About Erectile Dysfunction
Erectile dysfunction (ED) is an extremely common condition that can have far-reaching consequences on the self-esteem and relationships of those involved. Some estimates count men with complete ED as high as 10-20 million in the U.S. alone; these figures increase to more than 30 million men if moderate to complete erectile dysfunction is included. The worldwide incidence of ED is projected to rise higher than 322 million by 2025. Despite these statistics, the overall incidence of erectile dysfunction is both under-recognized and under-reported.
Erectile Dysfunction Categories and Underlying Causes
There are several underlying causes that contribute to ED: arteriogenic, venogenic, endocrinologic, neurologic, psychological, and medicinal. Vascular disease, such as hypertension, is one of the most common causes of organic ED and as the severity of hypertension increases, so do reports of ED severity from patients. The incidence of ED in diabetic men rises with age and degree of glycemic control (men with better control have less severe erectile dysfunction).
- Arteriogenic (insufficient arterial blood supply) – Possible causes include atherosclerosis, HTN, hyperlipidemia, smoking, pelvic trauma and diabetes mellitus.
- Cavernosal (abnormal arterial inflow) - Possible causes include vascular disease, diabetes mellitus, Peyronie’s disease and age.
- Endocrinologic (decline in serum testosterone levels) - Possible causes include hypogonadism, hyperthyroidism, hypothyroidism and obesity.
- Medications – Possible medications that can contribute to ED include antihypertensives, antidepressants, antipsychotics, alcohol abuse, smoking, antiandrogens, alpha adrenergic blockers, beta blockers, thiazide diuretics, cimetidine and marijuana use.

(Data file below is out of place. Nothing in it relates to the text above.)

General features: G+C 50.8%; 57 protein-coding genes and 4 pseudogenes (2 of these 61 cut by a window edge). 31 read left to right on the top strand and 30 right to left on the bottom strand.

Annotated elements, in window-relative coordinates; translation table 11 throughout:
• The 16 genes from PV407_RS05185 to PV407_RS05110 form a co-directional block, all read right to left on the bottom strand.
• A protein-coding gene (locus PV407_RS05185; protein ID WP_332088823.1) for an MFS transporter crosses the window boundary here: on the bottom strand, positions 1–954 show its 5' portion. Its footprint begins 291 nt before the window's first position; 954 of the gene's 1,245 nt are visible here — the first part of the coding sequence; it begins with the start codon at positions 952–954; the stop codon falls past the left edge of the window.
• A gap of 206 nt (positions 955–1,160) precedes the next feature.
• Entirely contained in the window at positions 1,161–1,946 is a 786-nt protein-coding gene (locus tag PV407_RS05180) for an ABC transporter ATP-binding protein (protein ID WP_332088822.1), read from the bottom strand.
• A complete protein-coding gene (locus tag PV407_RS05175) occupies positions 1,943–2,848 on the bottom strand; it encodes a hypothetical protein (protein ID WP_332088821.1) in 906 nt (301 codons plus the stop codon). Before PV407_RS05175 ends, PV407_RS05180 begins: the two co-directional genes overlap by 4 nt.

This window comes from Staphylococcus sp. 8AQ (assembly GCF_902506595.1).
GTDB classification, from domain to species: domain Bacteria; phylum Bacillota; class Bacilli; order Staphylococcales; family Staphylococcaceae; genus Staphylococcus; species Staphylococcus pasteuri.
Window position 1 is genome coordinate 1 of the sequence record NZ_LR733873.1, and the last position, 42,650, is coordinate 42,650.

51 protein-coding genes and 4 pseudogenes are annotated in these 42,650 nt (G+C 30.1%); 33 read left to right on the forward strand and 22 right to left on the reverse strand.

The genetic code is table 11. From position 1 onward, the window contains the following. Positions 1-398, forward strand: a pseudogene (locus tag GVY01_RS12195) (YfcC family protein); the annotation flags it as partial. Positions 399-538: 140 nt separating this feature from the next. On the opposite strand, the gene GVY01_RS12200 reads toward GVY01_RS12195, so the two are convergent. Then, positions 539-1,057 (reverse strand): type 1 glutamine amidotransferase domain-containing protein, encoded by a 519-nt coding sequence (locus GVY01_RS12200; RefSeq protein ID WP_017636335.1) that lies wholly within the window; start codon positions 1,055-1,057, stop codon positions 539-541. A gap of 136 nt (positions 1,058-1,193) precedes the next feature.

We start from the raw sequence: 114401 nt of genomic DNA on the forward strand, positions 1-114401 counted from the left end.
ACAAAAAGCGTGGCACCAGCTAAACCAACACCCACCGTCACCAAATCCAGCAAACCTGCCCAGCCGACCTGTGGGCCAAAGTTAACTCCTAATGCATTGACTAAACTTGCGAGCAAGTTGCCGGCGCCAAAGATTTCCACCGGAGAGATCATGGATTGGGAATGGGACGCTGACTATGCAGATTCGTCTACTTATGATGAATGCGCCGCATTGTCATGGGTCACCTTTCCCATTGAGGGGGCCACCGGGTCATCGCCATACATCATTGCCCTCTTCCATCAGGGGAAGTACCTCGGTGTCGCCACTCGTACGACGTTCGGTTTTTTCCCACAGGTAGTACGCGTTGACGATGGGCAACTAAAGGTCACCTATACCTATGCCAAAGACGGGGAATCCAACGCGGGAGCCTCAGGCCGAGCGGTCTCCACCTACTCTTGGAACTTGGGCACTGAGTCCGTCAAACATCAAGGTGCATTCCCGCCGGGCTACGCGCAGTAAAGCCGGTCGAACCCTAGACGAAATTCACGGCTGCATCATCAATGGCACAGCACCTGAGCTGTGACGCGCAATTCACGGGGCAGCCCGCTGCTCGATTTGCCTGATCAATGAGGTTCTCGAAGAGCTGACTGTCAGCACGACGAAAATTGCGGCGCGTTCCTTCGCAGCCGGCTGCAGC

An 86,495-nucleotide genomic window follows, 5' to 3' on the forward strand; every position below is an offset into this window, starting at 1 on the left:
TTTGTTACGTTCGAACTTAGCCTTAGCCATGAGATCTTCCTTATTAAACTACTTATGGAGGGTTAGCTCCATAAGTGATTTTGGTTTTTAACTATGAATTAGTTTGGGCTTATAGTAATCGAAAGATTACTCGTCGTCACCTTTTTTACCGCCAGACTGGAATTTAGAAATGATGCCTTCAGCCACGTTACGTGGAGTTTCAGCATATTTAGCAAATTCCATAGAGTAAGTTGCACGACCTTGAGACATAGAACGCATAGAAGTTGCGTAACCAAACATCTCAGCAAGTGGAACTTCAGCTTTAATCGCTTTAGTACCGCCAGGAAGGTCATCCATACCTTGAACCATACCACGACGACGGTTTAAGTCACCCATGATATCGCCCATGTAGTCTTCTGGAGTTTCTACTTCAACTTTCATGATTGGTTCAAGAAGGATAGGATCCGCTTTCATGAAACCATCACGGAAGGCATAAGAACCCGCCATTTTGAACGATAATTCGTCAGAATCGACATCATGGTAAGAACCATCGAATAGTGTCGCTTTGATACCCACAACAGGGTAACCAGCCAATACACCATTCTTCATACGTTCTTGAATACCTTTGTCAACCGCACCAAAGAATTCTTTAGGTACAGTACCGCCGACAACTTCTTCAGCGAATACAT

- Neurologic (neurologic impairment or dysfunction) - Possible causes include retroperitoneal or pelvic surgery, spinal cord injury, neurologic disease (such as spina bifida, Parkinson's disease, Alzheimer's disease), diabetes mellitus, pelvic trauma, ETOH abuse, stroke and pelvic irradiation.
- Psychological (mental and emotional issues) - Possible causes include anxiety, depression, stress and relationship issues among others.
- Systemic disease-induced (state of the entire system) - Possible causes include chronic renal failure, coronary heart disease, congestive heart failure, recent heart attack CHF and liver failure.
Many men will complain of erectile problems and will self-refer for evaluation of erectile issues in the absence of any disease. In these cases ED may provide a clue to the subtle onset of numerous systemic diseases. ED can be successfully treated even without the knowledge of the precise nature of its cause.
Erectile Dysfunction Evaluation and Diagnostic Testing
The evaluations for erectile dysfunction include those specific to sexual function: the precise nature of the dysfunction (i.e., whether the problem is attaining or sustaining an erection, insufficient rigidity, penetration, or ejaculation); whether ED occurs with all sexual partners or only specific partners; psychosocial factors; the presence or absence of nocturnal and morning erections; and any treatments (pharmacologic and non-pharmacologic) that the patient has tried. The Sexual Health Inventory for Men (SHIM) assesses the degree to which ED impacts the quality of the patient’s life.